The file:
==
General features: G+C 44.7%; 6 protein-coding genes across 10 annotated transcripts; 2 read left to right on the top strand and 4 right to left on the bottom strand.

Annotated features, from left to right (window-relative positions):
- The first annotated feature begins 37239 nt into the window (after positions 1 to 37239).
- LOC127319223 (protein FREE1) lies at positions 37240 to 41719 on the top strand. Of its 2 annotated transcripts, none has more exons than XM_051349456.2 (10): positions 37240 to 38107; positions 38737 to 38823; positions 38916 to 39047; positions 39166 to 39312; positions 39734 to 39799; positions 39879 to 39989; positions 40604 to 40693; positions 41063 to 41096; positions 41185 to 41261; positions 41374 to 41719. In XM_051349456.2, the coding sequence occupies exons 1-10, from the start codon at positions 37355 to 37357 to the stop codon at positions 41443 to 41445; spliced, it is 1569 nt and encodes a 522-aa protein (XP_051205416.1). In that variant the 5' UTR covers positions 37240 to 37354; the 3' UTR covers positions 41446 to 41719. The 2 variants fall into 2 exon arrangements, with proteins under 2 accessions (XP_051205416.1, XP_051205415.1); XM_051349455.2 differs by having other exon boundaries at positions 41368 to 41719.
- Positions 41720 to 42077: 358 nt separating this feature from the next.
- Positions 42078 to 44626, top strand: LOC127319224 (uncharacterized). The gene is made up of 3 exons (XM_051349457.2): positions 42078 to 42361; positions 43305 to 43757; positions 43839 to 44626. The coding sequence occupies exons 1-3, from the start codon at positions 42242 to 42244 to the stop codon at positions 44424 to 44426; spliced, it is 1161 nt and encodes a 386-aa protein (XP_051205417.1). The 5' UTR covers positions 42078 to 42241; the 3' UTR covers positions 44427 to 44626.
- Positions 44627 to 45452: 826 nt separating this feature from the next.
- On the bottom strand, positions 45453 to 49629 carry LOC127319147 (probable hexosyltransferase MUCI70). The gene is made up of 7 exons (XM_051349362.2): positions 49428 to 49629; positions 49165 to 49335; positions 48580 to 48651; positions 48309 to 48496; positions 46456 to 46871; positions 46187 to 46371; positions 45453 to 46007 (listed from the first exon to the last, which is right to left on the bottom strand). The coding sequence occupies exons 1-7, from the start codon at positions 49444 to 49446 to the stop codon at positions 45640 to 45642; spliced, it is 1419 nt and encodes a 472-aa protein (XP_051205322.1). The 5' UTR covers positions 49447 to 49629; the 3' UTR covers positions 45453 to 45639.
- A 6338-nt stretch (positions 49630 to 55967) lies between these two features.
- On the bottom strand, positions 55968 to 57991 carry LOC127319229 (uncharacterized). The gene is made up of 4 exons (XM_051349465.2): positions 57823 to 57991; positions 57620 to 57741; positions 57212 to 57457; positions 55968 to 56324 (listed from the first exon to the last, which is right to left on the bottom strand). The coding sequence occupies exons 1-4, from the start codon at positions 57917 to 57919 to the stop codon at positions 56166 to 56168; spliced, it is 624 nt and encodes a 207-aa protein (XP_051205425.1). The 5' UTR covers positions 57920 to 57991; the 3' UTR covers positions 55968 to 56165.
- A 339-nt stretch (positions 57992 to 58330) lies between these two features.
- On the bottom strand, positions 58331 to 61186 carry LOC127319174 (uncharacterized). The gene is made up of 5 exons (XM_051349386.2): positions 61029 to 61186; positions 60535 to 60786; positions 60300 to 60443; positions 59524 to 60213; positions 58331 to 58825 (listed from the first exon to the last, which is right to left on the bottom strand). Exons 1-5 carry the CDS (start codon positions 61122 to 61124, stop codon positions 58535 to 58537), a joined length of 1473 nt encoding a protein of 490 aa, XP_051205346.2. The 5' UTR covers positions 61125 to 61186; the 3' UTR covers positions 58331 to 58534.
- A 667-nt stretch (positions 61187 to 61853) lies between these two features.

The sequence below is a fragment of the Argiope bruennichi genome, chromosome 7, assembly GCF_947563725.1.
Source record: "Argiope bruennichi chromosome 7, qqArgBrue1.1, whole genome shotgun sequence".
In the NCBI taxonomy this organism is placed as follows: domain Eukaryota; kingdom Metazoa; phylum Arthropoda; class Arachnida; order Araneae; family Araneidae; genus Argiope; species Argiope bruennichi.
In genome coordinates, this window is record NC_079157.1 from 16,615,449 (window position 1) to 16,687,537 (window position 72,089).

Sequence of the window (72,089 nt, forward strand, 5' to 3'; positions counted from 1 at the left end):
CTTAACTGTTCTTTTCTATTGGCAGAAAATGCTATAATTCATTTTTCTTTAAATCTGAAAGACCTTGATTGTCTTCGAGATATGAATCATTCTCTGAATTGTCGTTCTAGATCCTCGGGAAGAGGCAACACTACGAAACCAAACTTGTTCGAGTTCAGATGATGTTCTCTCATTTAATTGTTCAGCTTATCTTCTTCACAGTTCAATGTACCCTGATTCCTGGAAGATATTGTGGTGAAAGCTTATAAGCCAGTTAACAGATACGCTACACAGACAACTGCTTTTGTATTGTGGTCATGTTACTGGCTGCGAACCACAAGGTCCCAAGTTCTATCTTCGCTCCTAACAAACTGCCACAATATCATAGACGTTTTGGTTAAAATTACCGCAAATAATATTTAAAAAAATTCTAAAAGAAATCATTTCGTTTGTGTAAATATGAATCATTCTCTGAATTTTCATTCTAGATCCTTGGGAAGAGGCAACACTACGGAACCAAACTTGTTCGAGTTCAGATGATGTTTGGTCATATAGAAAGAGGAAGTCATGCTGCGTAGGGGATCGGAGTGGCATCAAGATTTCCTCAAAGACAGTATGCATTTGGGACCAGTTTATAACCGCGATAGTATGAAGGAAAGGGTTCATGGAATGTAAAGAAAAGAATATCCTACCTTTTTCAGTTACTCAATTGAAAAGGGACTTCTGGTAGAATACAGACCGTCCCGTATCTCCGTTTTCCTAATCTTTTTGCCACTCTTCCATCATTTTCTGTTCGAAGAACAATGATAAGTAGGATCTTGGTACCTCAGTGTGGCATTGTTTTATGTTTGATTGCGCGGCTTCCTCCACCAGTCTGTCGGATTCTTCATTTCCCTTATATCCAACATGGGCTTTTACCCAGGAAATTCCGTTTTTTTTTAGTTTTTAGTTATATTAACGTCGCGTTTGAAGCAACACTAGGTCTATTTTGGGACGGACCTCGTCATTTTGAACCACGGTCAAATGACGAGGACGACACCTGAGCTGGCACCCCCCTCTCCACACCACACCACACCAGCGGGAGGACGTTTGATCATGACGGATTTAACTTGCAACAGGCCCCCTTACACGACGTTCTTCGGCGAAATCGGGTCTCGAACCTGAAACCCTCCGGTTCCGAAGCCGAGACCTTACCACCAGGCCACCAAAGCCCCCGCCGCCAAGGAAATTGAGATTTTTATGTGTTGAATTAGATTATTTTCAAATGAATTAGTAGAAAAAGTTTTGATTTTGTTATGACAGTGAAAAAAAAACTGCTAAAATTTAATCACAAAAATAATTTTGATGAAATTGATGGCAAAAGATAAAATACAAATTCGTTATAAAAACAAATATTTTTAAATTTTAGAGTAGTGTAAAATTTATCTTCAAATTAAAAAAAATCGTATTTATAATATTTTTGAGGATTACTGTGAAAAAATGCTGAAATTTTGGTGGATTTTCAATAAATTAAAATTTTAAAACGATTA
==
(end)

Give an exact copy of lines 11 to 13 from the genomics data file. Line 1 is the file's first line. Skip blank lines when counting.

- A 339-nt stretch (positions 57992 to 58330) lies between these two features.
- On the bottom strand, positions 58331 to 61186 carry LOC127319174 (uncharacterized). The gene is made up of 5 exons (XM_051349386.2): positions 61029 to 61186; positions 60535 to 60786; positions 60300 to 60443; positions 59524 to 60213; positions 58331 to 58825 (listed from the first exon to the last, which is right to left on the bottom strand). Exons 1-5 carry the CDS (start codon positions 61122 to 61124, stop codon positions 58535 to 58537), a joined length of 1473 nt encoding a protein of 490 aa, XP_051205346.2. The 5' UTR covers positions 61125 to 61186; the 3' UTR covers positions 58331 to 58534.
- A 667-nt stretch (positions 61187 to 61853) lies between these two features.